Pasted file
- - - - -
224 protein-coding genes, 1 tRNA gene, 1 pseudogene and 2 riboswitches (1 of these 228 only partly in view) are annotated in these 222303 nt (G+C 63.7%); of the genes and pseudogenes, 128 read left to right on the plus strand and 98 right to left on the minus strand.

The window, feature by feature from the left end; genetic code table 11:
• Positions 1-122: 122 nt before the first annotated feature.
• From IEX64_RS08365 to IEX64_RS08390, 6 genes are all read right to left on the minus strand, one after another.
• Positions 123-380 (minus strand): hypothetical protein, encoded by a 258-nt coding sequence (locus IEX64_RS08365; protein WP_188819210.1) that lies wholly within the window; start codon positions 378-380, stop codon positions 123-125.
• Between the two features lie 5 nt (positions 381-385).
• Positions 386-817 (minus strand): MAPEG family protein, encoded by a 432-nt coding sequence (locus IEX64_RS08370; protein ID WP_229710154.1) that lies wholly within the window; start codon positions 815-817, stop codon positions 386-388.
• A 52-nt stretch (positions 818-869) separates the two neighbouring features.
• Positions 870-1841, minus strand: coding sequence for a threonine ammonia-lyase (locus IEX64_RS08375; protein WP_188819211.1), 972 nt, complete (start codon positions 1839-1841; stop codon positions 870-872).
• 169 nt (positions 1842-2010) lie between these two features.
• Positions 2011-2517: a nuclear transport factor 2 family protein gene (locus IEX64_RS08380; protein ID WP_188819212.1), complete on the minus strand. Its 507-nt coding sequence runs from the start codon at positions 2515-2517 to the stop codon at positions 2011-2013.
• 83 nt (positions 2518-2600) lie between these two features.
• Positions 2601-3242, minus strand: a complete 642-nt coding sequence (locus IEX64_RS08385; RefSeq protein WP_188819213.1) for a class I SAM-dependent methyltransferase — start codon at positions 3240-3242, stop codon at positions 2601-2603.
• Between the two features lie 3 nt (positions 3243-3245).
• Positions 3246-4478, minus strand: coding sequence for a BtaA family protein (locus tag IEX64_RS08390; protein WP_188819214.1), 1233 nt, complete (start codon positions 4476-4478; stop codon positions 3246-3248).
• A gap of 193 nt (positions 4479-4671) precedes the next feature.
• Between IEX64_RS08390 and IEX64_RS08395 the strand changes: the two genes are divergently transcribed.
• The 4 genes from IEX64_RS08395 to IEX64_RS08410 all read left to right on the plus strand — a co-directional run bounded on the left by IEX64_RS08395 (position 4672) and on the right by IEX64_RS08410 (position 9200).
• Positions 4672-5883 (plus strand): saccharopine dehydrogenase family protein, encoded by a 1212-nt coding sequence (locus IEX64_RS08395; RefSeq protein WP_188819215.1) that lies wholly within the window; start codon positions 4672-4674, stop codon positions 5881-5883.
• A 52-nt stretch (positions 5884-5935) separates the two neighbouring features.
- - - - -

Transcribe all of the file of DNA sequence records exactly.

224 protein-coding genes, 1 tRNA gene, 1 pseudogene and 2 riboswitches (1 of these 228 only partly in view) are annotated in these 222303 nt (G+C 63.7%); of the genes and pseudogenes, 128 read left to right on the plus strand and 98 right to left on the minus strand.

The window, feature by feature from the left end; genetic code table 11:
• Positions 1-122: 122 nt before the first annotated feature.
• From IEX64_RS08365 to IEX64_RS08390, 6 genes are all read right to left on the minus strand, one after another.
• Positions 123-380 (minus strand): hypothetical protein, encoded by a 258-nt coding sequence (locus IEX64_RS08365; protein WP_188819210.1) that lies wholly within the window; start codon positions 378-380, stop codon positions 123-125.
• Between the two features lie 5 nt (positions 381-385).
• Positions 386-817 (minus strand): MAPEG family protein, encoded by a 432-nt coding sequence (locus IEX64_RS08370; protein ID WP_229710154.1) that lies wholly within the window; start codon positions 815-817, stop codon positions 386-388.
• A 52-nt stretch (positions 818-869) separates the two neighbouring features.
• Positions 870-1841, minus strand: coding sequence for a threonine ammonia-lyase (locus IEX64_RS08375; protein WP_188819211.1), 972 nt, complete (start codon positions 1839-1841; stop codon positions 870-872).
• 169 nt (positions 1842-2010) lie between these two features.
• Positions 2011-2517: a nuclear transport factor 2 family protein gene (locus IEX64_RS08380; protein ID WP_188819212.1), complete on the minus strand. Its 507-nt coding sequence runs from the start codon at positions 2515-2517 to the stop codon at positions 2011-2013.
• 83 nt (positions 2518-2600) lie between these two features.
• Positions 2601-3242, minus strand: a complete 642-nt coding sequence (locus IEX64_RS08385; RefSeq protein WP_188819213.1) for a class I SAM-dependent methyltransferase — start codon at positions 3240-3242, stop codon at positions 2601-2603.
• Between the two features lie 3 nt (positions 3243-3245).
• Positions 3246-4478, minus strand: coding sequence for a BtaA family protein (locus tag IEX64_RS08390; protein WP_188819214.1), 1233 nt, complete (start codon positions 4476-4478; stop codon positions 3246-3248).
• A gap of 193 nt (positions 4479-4671) precedes the next feature.
• Between IEX64_RS08390 and IEX64_RS08395 the strand changes: the two genes are divergently transcribed.
• The 4 genes from IEX64_RS08395 to IEX64_RS08410 all read left to right on the plus strand — a co-directional run bounded on the left by IEX64_RS08395 (position 4672) and on the right by IEX64_RS08410 (position 9200).
• Positions 4672-5883 (plus strand): saccharopine dehydrogenase family protein, encoded by a 1212-nt coding sequence (locus IEX64_RS08395; RefSeq protein WP_188819215.1) that lies wholly within the window; start codon positions 4672-4674, stop codon positions 5881-5883.
• A 52-nt stretch (positions 5884-5935) separates the two neighbouring features.